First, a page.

Eastern Wake News

Historic status could decrease $20,00 in Watson House repairs


Town leaders are considering the cost of rehabilitating the Watson House at 700 N. First Ave. in the historic part of Knightdale to make the property into a public space.

The house, which was part of the land acquisition that became Knightdale Station Park, has been untouched for two years until December, when the town paid $3,000 for Rocky Mount-based architecture firm Oakley-Collier to assess the property.

At the last Town Council meeting, Oakley-Collier came with an estimate for repairs to bring the house up to code for public use: $226,462.

“What I’ve tried to give you is a worst-case scenario for bringing this property up to speed,” Oakley-Collier architect Franki Joyner told the Council.

The report suggested the town hire an exterminator to assess termite damage and bring in professionals to check for asbestos and mold.

Structurally, the firm said the house was mostly OK, although they suggested raising the entire structure, a $20,000 project. That project, however, would not be required.

Luckily for the town, Joyner told the Council, there are certain things that can be left alone because of the house’s status as a historical structure.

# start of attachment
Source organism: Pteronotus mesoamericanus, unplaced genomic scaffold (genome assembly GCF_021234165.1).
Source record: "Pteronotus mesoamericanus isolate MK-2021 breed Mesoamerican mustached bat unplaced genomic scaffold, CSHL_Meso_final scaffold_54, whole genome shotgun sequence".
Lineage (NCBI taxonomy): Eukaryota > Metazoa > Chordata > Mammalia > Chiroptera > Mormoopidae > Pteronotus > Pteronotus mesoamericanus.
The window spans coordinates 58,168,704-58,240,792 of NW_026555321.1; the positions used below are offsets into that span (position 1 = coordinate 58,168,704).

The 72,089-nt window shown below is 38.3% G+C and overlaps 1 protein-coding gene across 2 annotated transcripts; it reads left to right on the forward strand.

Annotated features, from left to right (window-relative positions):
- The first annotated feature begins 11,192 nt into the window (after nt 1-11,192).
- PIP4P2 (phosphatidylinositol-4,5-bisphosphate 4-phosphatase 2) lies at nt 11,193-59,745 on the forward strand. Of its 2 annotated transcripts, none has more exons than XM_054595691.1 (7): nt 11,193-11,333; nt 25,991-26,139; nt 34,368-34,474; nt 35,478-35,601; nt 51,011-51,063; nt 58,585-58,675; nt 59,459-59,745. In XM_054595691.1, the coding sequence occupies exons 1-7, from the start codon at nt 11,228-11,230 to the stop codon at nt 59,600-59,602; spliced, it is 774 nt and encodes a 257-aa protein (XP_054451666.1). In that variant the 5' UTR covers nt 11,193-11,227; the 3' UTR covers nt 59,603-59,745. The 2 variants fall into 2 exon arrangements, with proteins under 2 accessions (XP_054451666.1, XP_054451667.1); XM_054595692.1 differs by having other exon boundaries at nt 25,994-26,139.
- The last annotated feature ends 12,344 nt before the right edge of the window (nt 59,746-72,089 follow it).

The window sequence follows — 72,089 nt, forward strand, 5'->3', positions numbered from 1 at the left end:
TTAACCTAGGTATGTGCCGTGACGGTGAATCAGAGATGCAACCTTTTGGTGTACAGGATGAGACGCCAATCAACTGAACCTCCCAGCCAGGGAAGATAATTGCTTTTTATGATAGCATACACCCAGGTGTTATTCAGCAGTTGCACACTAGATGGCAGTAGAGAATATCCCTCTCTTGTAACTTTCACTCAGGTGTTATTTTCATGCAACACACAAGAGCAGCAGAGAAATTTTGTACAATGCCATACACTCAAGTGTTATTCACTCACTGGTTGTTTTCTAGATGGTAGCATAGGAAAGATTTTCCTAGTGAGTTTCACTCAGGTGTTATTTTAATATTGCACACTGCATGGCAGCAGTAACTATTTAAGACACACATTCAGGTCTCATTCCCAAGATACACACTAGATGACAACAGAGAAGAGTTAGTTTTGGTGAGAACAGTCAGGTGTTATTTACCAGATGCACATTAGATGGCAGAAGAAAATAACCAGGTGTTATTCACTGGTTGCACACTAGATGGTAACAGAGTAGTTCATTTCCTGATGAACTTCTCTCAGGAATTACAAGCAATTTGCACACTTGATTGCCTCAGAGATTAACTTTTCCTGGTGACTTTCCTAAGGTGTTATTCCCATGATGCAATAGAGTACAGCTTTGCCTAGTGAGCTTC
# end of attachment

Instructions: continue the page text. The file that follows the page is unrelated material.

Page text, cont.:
Some things, like accesibility standards according to the Americans with Disabilities Act, don’t have to be in place in the house for it to be up to code because of its age. Oakley-Collier did include some of those cost projections in their report, though, since the house would eventually be used for the public and accesiblity for all residents would be important.

The firm included all estimates but Joyner said they can remove those from the final number if the town wants to.

Town Council decided to hold off of any major decision on the property until Mayor Pro Tem Mike Chalk was present. He wasn’t able to come to the Feb. 19 meeting.

Mayor Russell Killen suggested the town move forward with asbestos testing as soon as possible though.

“(I think that might be) the deciding factor,” Killen said.

Right now, the town doesn’t have a plan for the house once it is up to code. A lot of that decision depended on its condition.

“We really don’t have a good idea of what we’re going to do with this property,” Town Manager Seth Lawless said.

In 2011, when the town first acquired the home, the decision of what to do with the house was left to the Old Town Oversight Committee. Former owner and former Knightdale Mayor Billy Wilder suggested the idea of a museum that doubled as a place to hold small events, but the committee didn’t take any steps to assign a purpose to the building.